Images from those early days of concentration camp liberation, showing the emaciated victims of torture that had managed to survive the Nazi death camps, are shocking and unforgettable. Through the written accounts of survivors and these black and white photographs and films we can begin to fathom the depravity of the concentration camps. A new exhibition is adding another voice to those accounts.
As World War II came to an end, Allied troops crossing Europe discovered the depths of the horrors of the Holocaust. This year marks the 75th anniversary of the liberation of Auschwitz, the largest and most deadly of the Nazi concentration camps, where more than 1.1 million people were murdered. Soviet troops entered the camp on January 27, 1945, a day now recognized as International Holocaust Remembrance Day. Ceremonies across Europe, including one at the Auschwitz Memorial Museum, marked the occasion.
At the Museum of Jewish Heritage – A Living Memorial to the Holocaust, Rendering Witness: Holocaust-Era Art as Testimony showcases the visual art created by Holocaust victims during and soon after their imprisonment. Drawn from the museum’s collection, the twenty-one artworks on display are primarily drawings on paper, and show the diversity of prisoners and of experiences within the camps. Victims of the Holocaust are often lumped together as one homogenous group, but these works, created in slave labor camps and ghettos in Czechoslovakia, Germany, Hungary, and Poland, reveal this fallacy.
“The art on display in Rendering Witness demonstrates that every victim of the Holocaust has a personal story,” said curator Michael Morris.
Alfred Kantor was a prolific artist who extensively documented life in Auschwitz, and later the Schwarzheide and Terezin camps. A Jewish physician risked his own well-being by giving Kantor a miniature watercolor set and letting him paint in the infirmary. He later said, “…I felt obsessed, driven in fact by the overwhelming desire to put down every detail of this unfathomable place [Auschwitz]. I began to observe everything with an eye towards capturing it on paper…” Though Kantor destroyed much of his work created during the war for fear of being discovered, after liberation, he meticulously documented his experiences, creating what would be called the “The Book of Alfred Kantor.”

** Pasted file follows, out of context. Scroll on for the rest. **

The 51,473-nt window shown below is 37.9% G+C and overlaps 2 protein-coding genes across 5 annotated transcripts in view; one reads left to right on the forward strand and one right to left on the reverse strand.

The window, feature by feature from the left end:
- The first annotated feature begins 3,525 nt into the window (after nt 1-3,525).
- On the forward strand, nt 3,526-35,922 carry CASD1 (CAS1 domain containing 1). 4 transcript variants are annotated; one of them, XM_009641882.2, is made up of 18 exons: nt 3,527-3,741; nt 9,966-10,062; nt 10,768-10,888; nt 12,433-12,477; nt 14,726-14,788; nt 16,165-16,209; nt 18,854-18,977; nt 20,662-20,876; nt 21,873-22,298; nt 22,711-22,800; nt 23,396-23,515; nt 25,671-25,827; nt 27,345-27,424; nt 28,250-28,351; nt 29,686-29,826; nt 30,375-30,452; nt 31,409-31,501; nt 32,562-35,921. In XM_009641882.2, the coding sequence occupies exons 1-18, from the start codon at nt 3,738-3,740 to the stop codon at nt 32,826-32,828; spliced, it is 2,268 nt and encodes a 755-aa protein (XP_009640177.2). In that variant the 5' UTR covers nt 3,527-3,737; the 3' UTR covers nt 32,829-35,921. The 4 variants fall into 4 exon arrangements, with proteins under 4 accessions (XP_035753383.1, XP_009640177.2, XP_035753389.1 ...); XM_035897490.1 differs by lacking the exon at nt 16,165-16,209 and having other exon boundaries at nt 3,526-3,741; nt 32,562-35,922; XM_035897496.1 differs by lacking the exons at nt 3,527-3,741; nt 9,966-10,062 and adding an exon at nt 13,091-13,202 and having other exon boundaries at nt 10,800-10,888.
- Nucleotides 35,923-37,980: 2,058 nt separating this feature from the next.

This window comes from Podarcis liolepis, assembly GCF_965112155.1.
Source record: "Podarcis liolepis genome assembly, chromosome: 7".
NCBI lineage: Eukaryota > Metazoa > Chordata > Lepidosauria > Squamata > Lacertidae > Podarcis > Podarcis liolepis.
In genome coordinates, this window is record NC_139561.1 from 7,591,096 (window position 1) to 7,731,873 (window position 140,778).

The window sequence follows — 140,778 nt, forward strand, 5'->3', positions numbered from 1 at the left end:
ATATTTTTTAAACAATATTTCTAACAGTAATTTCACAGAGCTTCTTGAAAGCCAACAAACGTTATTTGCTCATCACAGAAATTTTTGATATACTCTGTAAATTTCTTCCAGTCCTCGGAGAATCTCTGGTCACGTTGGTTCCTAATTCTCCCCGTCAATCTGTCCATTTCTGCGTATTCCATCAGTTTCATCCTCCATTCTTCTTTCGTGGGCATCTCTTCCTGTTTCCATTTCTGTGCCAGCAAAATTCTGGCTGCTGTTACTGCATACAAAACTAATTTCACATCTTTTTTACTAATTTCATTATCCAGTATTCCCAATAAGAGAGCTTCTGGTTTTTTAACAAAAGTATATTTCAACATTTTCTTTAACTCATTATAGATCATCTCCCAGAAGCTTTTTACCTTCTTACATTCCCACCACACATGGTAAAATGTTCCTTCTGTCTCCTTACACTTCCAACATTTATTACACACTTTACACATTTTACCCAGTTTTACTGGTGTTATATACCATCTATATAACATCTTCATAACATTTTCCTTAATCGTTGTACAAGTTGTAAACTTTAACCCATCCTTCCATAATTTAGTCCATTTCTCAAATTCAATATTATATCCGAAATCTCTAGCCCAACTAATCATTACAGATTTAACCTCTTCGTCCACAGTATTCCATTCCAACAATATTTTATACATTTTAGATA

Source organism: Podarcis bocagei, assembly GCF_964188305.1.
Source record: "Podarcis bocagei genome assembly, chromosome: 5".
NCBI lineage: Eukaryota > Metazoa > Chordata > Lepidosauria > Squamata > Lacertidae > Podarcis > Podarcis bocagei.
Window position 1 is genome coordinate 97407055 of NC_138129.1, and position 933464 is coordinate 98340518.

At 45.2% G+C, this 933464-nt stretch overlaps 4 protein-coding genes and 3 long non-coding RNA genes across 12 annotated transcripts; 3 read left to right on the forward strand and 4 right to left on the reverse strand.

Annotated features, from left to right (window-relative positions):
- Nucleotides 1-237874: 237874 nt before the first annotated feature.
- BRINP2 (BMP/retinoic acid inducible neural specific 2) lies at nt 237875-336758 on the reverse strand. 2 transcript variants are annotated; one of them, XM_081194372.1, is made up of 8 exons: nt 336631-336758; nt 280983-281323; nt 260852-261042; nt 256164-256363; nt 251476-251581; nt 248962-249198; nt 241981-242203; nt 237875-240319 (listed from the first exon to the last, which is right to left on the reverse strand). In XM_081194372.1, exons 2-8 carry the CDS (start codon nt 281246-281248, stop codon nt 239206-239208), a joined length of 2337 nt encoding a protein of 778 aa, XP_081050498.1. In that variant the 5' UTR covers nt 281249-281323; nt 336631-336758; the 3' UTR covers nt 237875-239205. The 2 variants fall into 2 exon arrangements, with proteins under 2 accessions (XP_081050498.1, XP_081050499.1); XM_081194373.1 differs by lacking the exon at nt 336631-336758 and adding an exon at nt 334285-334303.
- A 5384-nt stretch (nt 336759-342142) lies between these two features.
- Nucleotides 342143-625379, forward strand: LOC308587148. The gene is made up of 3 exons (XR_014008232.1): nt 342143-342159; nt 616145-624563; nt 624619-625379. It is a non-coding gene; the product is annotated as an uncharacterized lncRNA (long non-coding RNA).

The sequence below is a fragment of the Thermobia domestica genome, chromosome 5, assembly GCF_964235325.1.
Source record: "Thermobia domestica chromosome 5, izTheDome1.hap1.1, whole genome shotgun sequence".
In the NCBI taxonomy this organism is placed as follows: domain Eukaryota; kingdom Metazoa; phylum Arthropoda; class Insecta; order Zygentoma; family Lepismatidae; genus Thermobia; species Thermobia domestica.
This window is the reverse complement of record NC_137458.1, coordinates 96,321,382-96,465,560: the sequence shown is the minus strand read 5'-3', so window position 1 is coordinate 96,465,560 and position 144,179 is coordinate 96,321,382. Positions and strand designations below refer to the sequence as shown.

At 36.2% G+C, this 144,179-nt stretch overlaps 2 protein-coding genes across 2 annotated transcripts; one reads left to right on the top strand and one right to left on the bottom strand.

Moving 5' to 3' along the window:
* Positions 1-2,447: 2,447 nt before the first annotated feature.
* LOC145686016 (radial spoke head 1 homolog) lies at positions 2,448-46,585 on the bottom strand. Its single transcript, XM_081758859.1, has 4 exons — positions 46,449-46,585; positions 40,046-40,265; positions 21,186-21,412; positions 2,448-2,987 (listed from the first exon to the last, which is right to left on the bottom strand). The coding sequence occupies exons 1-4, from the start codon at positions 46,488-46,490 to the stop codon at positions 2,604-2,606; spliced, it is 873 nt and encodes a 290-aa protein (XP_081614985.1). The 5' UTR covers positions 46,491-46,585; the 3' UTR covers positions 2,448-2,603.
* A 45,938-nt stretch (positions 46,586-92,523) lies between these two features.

Helga Weissova was, at only 12, merely a child trying to cope with new horrors around her. Her colored pencil drawing of the children’s barracks she lived in reminds us that even children were not spared from these atrocities. Weissova would create more than 100 drawings that were hidden in camps and returned to her after the war.
Kantor and Weissova were lucky to survive the concentration camps, while so many were not. A portrait of Susan Weiss, drawn by fellow prisoner Manci Anis, made it out of the camps with its sitter. This surviving work is perhaps all that is left of Anis–her fate of remains unknown.
Given that this type of expression was punishable by torture or worse, these works show the deep human need to express ourselves and to document our experiences. “These were tremendous acts of bravery and resistance. That these fragile works have survived is a testament to the human spirit,” said Jack Kliger, Museum President & CEO.
Rendering Witness: Holocaust-Era Art as Testimony in on view at the Museum of Jewish Heritage – A Living Memorial to the Holocaust in New York City through July 5, 2020.